By Brianna Bush
This week, I took part in what many call a social media cleanse–the fancy way of saying “my break from the social media platforms that never fail to interrupt my productivity.”
Upon starting my cleanse, I immediately thought to utilize the iPhone feature entitled “Downtime.” This feature blocked my access to the apps that I wanted to limit my time on according to the schedule I chose. In this case, my downtime schedule was set to 8:00 am to 12:00 am–(granted that I was in bed during the off-times).
However, of course, they can’t entirely cut me off from my app usage during the period I selected (because I’m essentially paying for the use of my phone’s services). Therefore, I can proceed to the app by pressing “Ignore Limit,” which made me think twice about the repercussions of that.
I do not often use advanced features like this high-tech one, but when it reminded me that I was about to “ignore” the limit, I felt compelled to click off and power through.
This is no elevator pitch for this iPhone feature, though it did make me realize that sometimes we need something or someone that counteracts our goals in order for us to get the strength to prove them wrong.
That was just one of the many entities helping me through this week. As I kept crossing off each successful day on my list I started to create my own tests of discipline. For example, in the beginning days of my cleanse, I felt disconnected, and I assumed those feelings would soon spiral out of control but instead they got better.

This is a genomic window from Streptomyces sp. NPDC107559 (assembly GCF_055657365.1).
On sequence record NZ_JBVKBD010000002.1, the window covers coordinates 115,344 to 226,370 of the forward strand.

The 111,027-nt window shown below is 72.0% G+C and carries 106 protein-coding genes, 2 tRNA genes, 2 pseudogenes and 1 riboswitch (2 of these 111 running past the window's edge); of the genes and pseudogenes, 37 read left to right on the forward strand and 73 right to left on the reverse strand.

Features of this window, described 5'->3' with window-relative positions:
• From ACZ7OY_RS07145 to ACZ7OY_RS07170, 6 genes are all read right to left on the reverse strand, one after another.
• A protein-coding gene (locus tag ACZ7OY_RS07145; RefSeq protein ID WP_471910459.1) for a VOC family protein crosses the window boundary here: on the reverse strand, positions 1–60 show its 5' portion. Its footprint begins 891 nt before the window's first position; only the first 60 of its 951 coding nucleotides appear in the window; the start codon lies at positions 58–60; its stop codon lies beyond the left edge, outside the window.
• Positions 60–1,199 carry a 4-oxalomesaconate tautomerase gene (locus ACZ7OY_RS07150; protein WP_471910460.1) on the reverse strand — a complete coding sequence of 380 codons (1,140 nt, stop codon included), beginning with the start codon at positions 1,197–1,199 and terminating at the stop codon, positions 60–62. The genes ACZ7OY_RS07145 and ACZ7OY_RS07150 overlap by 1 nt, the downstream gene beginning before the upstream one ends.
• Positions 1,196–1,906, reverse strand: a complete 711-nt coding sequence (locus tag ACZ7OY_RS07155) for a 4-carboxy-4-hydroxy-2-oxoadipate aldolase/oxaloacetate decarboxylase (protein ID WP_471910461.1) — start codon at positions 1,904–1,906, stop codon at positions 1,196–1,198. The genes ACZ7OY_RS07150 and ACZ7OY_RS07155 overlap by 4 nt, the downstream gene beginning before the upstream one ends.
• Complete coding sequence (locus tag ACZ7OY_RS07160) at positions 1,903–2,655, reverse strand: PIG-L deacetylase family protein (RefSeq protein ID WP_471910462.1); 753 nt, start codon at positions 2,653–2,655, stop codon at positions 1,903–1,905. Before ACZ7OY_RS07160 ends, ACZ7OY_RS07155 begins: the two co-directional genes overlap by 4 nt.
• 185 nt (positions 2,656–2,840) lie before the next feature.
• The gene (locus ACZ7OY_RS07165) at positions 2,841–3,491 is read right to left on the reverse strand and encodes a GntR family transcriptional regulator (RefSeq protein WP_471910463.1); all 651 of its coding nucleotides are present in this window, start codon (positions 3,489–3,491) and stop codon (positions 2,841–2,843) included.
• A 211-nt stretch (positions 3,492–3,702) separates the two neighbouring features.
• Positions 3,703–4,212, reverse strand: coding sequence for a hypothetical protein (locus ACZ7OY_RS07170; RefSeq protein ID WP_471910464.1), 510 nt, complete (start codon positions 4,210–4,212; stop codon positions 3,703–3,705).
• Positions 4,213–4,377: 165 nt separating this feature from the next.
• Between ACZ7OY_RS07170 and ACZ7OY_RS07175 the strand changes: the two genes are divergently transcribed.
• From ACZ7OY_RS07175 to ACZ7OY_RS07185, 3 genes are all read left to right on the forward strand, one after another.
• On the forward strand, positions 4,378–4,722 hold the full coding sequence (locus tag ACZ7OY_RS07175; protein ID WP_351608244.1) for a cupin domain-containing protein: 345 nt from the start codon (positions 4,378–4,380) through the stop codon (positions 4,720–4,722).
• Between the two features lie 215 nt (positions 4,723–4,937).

One test of my discipline was when I enjoyed quality time with my mother over meals that were definitely “Instagram worthy.” As our meals came out, admittingly my first notion was to take my phone out and share what we were having for dinner with the world. Of course, my ultimate goal of the week was to stay true to my social media cleanse so I instantly came up with a way to unravel myself from the habit of snapping a picture of every moment in my life.
I asked myself, “Am I really enjoying my meal if I have to post a picture to prove it’s worth?” That’s when, as dramatic as it may seem, I realized that I actually was enjoying myself and I didn’t need to post for the world to see in order to solidify that.
To further my discipline, (and I’m bringing out the statistics now) my daily screen time went down to 59% from the previous week. Watching the percentage of my screen time go down with each day helped me continue to power through.
And from there on, I started to come up with ways that altered my view of social media. I originally put apps like Snapchat, Instagram, and Youtube on a pedestal. Though in these four days I had an epiphany: social media is where unrealistic expectations turn into redundant, predictable, and insignificant posts.
How could I reduce a four-day social media cleanse to something so obvious? To further strengthen my epiphany, social media is yet another way to compare yourself to a person in a world that simply doesn’t need an altered version of that.
I even thought back to a time where social media didn’t have the traction it does now. We all lived our lives free of the notion that we had to have a “bangin” social media page. And now, after putting myself back into that time again, I realized even more that there is power in simply putting your phone down and living your life.